Inter-American Human Rights Commission urges American states to protect Cuban and Haitian migrants

Posted by on Tuesday, August 9, 2016 Under: Migration

Image credit: Getty images

The Inter-American Human Rights Commission (CIDH) on Monday called the American countries to open safe and legal channels for thousands of Cuban and Haitian migrants en route to the United States, expressing concern about the situation of "vulnerability" of migrants.

Most of these people come primarily from Cuba and Haiti but also from Africa and Asia.

"We call on States to take immediate action to open channels that allow these people to migrate legally and safely"

"The fact that migrants are resorting to irregular channels and smugglers, explains the lack and inadequacy of legal and safe migration routes,"
 said President of the IACHR, James Cavallaro in a statement.

According to a census conducted by the Office of the Ombudsman of Colombia, July 28, 2016, they were 1,273 Cuban migrants, including about 300 children, vulnerable in the municipality of Turbo. According to the Colombian State, there was an accompaniment of the Ministry of Health and the Colombian Institute for Family Welfare (ICBF) for the attention of women and children and conducted several days of health care providing.

Cubans are seeking to reach the United States to take advantage of a law that offers the benefits of immigration and the fear that this advantage could disappear by the recent diplomatic rapprochement between Washington and Havana; while the majority of Haitians migrants have come from Brazil. Since the economic recession of the south American giant, Haitians who were legally permitted to come to brazil after the 2010 earthquake are finding it harder to get employment.

According to a census conducted by the Colombian authorities in late July, almost 1,300 Cubans - and more than 2,400 according to informal figures are accommodated at Turbo.

Meanwhile, the Ombudsman stated that the main concerns on human rights are the conditions in which migrants are housed, difficulties in access to food, the risk of disease, as well as the possibility to be trafficked.

The Commission also received information on the dangers of death and abuse faced by migrants who are engaged in their journey through the jungle area of the Darien Gap, where armed groups operate. Migrants who have traveled this path reported experiencing inhumane conditions in their journey through the jungle and are then transmitted to migrant organizations and others with serious injuries and fractures. The Committee has also received information on violations and acts of sexual violence and robberies, beatings and extortion by smugglers and even in some cases by the police.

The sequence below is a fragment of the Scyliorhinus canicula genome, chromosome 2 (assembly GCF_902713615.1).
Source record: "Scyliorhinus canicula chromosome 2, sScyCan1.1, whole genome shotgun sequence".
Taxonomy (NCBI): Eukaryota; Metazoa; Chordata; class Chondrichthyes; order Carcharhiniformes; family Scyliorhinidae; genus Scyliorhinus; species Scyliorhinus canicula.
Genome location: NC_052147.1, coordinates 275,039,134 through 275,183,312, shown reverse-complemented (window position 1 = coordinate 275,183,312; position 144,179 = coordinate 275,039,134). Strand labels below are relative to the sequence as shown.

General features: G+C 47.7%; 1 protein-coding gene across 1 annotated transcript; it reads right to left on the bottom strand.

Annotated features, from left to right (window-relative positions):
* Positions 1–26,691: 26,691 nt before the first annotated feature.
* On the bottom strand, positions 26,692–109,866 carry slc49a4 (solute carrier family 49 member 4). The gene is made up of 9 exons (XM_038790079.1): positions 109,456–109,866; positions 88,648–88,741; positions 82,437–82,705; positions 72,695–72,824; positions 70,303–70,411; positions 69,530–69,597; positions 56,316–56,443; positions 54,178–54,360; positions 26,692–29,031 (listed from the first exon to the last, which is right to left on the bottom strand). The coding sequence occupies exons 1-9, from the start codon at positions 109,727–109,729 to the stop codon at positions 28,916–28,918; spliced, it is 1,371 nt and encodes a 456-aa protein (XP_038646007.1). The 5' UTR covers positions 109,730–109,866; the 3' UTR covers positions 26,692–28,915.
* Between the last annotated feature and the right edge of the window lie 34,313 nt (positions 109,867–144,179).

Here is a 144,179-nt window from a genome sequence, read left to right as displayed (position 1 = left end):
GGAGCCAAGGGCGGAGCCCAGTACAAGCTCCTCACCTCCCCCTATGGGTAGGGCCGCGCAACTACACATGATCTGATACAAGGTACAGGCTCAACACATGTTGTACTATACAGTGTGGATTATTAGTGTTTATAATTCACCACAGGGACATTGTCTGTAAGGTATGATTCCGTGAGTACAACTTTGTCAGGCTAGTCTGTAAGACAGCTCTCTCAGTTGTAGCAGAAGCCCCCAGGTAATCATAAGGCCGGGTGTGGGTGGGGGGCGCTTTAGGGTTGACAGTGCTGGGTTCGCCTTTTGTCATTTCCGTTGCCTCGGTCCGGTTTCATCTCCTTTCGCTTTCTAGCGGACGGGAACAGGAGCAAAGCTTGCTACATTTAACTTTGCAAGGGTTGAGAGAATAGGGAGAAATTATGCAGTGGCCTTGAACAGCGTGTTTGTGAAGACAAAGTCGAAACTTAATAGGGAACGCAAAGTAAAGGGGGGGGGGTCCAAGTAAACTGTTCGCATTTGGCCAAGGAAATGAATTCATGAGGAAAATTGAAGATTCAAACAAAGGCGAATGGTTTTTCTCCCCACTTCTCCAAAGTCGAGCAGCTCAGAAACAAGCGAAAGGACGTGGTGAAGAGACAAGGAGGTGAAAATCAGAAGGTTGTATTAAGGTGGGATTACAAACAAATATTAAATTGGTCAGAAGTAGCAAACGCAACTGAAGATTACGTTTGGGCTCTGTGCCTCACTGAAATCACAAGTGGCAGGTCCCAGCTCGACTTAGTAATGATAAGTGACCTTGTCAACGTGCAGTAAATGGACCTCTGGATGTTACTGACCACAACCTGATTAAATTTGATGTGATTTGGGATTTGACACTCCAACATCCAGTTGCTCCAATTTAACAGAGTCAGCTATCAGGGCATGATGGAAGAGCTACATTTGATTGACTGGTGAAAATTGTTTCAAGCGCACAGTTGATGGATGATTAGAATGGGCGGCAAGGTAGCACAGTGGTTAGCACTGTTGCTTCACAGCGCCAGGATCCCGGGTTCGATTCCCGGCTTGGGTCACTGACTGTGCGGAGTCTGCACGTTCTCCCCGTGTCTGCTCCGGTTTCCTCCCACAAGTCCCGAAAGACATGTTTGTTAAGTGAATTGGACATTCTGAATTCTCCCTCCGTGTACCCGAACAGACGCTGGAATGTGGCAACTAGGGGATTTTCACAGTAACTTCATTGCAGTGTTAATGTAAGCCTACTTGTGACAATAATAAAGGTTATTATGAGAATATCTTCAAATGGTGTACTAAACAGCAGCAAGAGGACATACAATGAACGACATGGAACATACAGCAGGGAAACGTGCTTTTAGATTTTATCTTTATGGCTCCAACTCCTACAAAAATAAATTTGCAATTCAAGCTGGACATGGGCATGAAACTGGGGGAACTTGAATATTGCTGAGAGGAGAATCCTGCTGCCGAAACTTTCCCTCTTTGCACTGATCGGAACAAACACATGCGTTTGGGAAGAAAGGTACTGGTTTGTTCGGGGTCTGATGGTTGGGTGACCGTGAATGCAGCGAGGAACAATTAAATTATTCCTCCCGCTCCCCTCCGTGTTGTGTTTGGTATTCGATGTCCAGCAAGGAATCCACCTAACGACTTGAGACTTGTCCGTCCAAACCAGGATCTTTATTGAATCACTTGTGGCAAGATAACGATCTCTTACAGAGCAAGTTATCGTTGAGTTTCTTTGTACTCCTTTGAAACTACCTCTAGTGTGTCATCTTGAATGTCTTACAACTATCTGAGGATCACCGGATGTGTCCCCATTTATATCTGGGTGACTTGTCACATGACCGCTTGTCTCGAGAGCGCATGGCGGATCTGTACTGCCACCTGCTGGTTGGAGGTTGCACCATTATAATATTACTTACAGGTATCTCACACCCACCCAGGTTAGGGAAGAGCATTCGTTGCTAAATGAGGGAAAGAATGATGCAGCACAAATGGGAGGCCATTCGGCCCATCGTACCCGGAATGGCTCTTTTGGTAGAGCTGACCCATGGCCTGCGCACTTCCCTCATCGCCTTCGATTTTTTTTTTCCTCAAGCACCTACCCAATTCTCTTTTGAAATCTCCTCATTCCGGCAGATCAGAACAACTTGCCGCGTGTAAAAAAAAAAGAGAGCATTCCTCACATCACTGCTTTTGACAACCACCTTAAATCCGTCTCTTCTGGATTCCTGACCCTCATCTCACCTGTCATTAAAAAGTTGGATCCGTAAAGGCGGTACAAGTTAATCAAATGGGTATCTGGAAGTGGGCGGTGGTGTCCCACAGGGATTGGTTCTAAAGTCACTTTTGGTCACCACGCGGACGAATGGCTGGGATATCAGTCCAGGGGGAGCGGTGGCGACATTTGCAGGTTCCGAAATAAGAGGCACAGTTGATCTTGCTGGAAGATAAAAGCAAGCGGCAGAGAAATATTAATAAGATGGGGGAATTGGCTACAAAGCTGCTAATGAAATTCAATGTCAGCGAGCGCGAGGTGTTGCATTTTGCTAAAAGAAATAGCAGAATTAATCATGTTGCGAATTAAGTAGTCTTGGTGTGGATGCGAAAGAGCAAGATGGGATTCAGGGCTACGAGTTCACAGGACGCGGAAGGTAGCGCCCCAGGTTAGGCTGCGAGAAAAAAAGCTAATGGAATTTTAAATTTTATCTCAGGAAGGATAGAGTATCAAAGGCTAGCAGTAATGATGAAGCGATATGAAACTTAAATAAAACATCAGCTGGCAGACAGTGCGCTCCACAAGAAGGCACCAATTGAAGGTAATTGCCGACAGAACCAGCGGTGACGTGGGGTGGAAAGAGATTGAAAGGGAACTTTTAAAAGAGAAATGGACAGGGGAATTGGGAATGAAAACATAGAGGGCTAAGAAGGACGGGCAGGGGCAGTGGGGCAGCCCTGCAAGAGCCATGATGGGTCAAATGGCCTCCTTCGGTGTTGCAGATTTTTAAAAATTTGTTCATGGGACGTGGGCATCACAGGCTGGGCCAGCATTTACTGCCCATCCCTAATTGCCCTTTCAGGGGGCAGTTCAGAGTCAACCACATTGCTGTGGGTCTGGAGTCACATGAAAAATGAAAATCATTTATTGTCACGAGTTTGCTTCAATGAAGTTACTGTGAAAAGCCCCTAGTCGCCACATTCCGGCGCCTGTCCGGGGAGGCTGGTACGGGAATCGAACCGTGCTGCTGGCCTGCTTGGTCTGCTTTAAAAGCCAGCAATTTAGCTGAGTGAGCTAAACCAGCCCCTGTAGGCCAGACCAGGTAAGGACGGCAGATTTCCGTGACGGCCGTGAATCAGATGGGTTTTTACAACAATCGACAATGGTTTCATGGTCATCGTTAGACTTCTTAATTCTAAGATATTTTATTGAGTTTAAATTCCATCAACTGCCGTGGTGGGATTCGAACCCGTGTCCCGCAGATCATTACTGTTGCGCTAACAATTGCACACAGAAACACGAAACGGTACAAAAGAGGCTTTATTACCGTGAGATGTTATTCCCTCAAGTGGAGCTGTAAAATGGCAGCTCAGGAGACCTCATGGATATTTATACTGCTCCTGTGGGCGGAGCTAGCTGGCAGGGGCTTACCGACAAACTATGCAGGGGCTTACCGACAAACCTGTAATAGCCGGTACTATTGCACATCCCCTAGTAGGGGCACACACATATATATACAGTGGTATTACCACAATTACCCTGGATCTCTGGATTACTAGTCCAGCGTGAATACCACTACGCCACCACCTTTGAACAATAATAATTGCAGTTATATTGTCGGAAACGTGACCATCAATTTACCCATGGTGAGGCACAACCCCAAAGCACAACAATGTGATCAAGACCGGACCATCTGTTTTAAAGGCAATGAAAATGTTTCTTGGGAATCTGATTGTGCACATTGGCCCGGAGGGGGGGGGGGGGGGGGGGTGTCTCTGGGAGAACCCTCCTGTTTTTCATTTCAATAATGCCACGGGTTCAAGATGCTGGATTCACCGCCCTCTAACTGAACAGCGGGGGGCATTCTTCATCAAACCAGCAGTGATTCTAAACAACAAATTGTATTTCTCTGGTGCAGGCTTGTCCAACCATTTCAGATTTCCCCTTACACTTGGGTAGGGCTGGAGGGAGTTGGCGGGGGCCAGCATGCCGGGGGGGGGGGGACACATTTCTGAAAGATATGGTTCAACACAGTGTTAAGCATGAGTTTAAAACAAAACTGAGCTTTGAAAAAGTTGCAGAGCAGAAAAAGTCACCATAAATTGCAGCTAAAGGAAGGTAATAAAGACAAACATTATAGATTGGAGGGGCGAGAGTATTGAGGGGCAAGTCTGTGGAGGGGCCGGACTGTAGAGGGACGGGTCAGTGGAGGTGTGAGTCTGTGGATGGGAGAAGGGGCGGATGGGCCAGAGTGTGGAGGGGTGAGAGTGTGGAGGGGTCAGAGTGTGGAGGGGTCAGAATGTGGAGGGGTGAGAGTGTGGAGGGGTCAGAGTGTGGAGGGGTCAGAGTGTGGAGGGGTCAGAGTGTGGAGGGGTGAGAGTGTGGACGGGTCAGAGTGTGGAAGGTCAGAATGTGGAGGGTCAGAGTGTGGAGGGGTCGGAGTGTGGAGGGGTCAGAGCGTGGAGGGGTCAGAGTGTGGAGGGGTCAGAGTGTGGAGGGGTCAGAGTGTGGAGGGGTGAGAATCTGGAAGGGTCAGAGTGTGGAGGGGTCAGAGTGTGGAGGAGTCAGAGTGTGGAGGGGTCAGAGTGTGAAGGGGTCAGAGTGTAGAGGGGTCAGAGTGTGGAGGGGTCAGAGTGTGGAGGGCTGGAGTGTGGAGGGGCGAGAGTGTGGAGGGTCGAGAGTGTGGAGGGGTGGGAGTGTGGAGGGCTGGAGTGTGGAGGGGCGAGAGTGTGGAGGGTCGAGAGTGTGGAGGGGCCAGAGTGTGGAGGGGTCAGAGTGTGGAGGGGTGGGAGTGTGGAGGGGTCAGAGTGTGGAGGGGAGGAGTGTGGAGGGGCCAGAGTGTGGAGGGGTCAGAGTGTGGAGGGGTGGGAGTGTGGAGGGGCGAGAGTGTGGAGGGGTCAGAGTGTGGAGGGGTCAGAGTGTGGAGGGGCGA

In accordance with the international obligations of Colombia on human rights, the Commission asked the Colombian government to implement all necessary measures to protect the life, integrity and security of all migrants under their jurisdiction . The effective guarantee of the right to life requires the state to adopt preventive measures, when aware of lack of protection and to provide assistance for migrants in danger situations.

The state should also take measures to guarantee the rights to due process and judicial protection in the context of migration, family unity, and seeking asylum procedures, the principle of non-return and the prohibition of collective expulsion of aliens. In addition, States should take appropriate measures to prevent and punish the abuse of public and private authorities against migrants.

The sharp increase in the number of Haitians and Cubans perishing in the merciless jungles of South America or its wild rivers have grabbed international headlines. A humanitarian crisis in the making, if not one already.

The IACHR is an autonomous organ of the Organization of American States (OAS), pulling its mandate from the OAS Charter and the American Convention on Human Rights. American Commission has a mandate to promote respect for human rights in the region and acts as a consultative body to the OAS in this area. The Commission is composed of seven independent members who are elected by the General Assembly of the OAS and they do not represent their countries of origin or residence.

In : Migration 

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